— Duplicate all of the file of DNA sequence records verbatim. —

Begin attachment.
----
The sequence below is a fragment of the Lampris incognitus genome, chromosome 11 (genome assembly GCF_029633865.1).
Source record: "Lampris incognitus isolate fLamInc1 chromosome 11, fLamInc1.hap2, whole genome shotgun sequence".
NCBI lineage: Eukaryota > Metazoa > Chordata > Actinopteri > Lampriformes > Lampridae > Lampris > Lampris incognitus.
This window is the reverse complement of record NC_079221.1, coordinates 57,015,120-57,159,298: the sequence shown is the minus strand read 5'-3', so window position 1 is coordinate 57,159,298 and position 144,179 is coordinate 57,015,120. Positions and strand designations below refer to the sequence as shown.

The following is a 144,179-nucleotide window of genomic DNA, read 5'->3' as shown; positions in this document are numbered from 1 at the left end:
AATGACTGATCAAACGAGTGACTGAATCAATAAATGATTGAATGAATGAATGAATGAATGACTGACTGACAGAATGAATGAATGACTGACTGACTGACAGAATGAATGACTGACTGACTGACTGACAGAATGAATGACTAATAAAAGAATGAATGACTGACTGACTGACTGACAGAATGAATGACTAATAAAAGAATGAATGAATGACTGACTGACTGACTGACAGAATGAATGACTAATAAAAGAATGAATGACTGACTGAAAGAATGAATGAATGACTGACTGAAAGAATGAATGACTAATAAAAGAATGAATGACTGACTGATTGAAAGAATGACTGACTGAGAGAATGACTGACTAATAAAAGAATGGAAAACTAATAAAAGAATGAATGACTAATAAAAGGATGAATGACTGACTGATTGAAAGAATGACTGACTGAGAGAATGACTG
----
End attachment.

The sequence below is a fragment of the Lampris incognitus genome, chromosome 11 (genome assembly GCF_029633865.1).
Source record: "Lampris incognitus isolate fLamInc1 chromosome 11, fLamInc1.hap2, whole genome shotgun sequence".
NCBI lineage: Eukaryota > Metazoa > Chordata > Actinopteri > Lampriformes > Lampridae > Lampris > Lampris incognitus.
This window is the reverse complement of record NC_079221.1, coordinates 57,015,120-57,159,298: the sequence shown is the minus strand read 5'-3', so window position 1 is coordinate 57,159,298 and position 144,179 is coordinate 57,015,120. Positions and strand designations below refer to the sequence as shown.

The following is a 144,179-nucleotide window of genomic DNA, read 5'->3' as shown; positions in this document are numbered from 1 at the left end:
AATGACTGATCAAACGAGTGACTGAATCAATAAATGATTGAATGAATGAATGAATGAATGACTGACTGACAGAATGAATGAATGACTGACTGACTGACAGAATGAATGACTGACTGACTGACTGACAGAATGAATGACTAATAAAAGAATGAATGACTGACTGACTGACTGACAGAATGAATGACTAATAAAAGAATGAATGAATGACTGACTGACTGACTGACAGAATGAATGACTAATAAAAGAATGAATGACTGACTGAAAGAATGAATGAATGACTGACTGAAAGAATGAATGACTAATAAAAGAATGAATGACTGACTGATTGAAAGAATGACTGACTGAGAGAATGACTGACTAATAAAAGAATGGAAAACTAATAAAAGAATGAATGACTAATAAAAGGATGAATGACTGACTGATTGAAAGAATGACTGACTGAGAGAATGACTG